THE WIFE OF HIS YOUTH, AND OTHER STORIES OF THE COLOR LINE, BY CHARLES W. CHESNUTT, HOUGHTON, MIFFLIN AND CO. BOSTON AND NEW YORK, $1.50.
IN this collection of short stories, we find Mr. Chesnutt, already favorably known by his "Conjure Woman," making a series of unique, and most interesting studies into the conditions of life peculiar to the colored people in our country since the Civil War. The Negro, as a subject for writers of short stories has long been popular, but when treated seriously, as he has been now by many and skillful writers, it is the old-time slave who is the ideal Negro; the Negro of the present day with his struggles to shake off the burden of the past, and to adapt, not only himself to his environment, but his environment to himself, is seldom looked upon with any sympathy, and rarely escapes a liberal outpouring of contempt. And yet, to the Negro of to-day, and especially to the educated and well-to-do of the race, life from the cradle to the grave is one continual meeting and settling of perplexities and problems that afford ample material for the exercise of the [End 121] story-teller's art. These "stories of the color line" touch with great delicacy and sympathy upon many of these perplexities. There is no arraignment of the white race, no effort whatever to fix responsibility for present difficult conditions, only a careful and artistic portrayal of some of those conditions and of the results to which they may lead. Some of the stories, as "A Matter of Principle," "Uncle Wellington's Wives," and "The Passing of Grandison" show the same vein of humor that runs through the "Conjure Woman"; others are intensely somber in their dealing with the worst phases of the Negro question, notably "The Sheriff's Children" and "A Web of Circumstance." In the others neither humor nor tragedy is predominant, only the simple pathos that we see in everyday homely virtues and emotions, called out by hard, or new and untried conditions.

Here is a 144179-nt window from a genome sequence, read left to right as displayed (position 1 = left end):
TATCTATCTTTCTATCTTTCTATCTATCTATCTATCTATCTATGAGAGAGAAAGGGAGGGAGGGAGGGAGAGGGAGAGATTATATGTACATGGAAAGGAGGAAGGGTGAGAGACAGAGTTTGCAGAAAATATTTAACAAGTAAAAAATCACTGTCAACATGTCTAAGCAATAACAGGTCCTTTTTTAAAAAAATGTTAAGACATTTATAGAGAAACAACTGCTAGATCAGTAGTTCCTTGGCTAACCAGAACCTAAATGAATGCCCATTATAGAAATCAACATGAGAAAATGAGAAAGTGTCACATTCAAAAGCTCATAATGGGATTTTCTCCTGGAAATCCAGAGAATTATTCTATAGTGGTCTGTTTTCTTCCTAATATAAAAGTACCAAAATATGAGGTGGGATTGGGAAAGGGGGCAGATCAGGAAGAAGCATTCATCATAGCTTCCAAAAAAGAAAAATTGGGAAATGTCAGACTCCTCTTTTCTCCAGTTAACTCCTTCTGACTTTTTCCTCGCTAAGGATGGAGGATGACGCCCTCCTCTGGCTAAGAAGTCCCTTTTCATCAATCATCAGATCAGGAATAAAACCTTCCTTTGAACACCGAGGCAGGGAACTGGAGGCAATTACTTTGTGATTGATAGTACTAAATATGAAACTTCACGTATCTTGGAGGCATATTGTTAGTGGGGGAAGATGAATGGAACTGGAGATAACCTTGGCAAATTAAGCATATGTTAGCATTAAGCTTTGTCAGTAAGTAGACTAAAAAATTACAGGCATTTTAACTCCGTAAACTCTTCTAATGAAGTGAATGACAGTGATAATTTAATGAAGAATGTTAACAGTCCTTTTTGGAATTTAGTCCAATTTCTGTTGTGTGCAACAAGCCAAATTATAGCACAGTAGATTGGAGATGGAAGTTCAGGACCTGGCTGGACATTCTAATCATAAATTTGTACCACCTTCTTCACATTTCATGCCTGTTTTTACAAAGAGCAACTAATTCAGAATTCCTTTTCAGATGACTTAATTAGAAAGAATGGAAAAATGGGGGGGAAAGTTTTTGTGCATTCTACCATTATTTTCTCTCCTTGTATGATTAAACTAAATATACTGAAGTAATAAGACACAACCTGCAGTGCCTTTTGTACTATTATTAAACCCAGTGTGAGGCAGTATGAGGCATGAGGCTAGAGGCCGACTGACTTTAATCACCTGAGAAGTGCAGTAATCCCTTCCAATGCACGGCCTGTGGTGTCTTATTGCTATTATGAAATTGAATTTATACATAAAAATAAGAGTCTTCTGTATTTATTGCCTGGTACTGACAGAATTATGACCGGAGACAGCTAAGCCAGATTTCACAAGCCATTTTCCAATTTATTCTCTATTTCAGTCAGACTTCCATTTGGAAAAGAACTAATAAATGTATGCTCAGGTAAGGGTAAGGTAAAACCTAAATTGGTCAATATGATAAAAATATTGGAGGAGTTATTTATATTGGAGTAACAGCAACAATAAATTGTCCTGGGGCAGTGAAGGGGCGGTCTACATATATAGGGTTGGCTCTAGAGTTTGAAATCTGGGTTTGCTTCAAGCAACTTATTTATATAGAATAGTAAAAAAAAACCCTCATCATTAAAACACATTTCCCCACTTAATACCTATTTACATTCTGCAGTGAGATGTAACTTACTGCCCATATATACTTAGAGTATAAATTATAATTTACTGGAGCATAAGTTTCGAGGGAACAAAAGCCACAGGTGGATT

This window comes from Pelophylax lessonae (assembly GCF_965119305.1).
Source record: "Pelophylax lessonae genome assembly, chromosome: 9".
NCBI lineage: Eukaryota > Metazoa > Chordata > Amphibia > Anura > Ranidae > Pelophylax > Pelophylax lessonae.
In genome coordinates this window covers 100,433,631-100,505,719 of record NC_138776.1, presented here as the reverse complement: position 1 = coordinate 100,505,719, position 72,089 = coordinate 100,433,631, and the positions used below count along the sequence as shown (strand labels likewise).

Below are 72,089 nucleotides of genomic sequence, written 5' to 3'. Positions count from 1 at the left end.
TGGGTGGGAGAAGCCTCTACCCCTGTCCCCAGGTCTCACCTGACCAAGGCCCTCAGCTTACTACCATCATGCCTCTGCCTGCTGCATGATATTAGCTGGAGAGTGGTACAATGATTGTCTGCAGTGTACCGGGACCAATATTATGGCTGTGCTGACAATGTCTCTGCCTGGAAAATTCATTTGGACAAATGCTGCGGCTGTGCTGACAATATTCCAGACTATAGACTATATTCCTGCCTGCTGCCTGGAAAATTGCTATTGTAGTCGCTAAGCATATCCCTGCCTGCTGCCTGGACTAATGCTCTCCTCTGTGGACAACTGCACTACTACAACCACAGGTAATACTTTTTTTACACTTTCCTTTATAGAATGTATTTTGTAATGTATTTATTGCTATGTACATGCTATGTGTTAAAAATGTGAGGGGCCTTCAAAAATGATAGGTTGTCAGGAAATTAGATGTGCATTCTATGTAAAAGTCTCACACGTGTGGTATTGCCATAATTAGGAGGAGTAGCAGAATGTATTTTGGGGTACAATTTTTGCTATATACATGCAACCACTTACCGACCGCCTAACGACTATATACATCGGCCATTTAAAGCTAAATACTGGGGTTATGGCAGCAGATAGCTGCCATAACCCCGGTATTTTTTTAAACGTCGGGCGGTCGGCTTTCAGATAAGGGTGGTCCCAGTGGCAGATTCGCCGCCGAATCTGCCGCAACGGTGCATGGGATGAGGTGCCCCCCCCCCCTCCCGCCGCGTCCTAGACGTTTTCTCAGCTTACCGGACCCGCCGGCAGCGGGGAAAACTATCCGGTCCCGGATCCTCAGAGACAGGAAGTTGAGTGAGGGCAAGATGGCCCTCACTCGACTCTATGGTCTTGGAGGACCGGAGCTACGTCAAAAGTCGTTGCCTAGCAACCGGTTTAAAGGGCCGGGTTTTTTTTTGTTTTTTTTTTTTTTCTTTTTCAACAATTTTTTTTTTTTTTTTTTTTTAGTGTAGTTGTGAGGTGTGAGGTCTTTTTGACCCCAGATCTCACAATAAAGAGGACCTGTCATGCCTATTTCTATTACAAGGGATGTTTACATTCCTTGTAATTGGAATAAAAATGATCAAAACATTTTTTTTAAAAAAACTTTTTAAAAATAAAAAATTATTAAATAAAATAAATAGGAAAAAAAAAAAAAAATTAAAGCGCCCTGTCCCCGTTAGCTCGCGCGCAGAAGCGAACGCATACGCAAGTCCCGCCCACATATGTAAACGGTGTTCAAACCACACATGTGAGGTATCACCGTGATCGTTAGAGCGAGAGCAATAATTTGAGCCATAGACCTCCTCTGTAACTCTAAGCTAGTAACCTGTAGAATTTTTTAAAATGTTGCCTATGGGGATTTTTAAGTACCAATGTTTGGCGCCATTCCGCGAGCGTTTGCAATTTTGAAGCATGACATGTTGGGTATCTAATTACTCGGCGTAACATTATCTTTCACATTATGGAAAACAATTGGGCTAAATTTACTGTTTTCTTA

Mr. Chesnutt has done much toward fulfilling the hope expressed in our review of his "Conjure Woman," that he use his powers and opportunities in showing to those interested in it the little understood life of the educated part of his own race. No one can read his book of stories without understanding better and coming into fuller sympathy with the Negro of the present day. He has entered into an entirely new field in literature and we can not but hope that he may cultivate it carefully and share with us the fruits of his labors.
A. M. B. Rev. of The Wife of His Youth in "Book Reviews," The Southern Workman 29 (Feb. 1900): 121-22.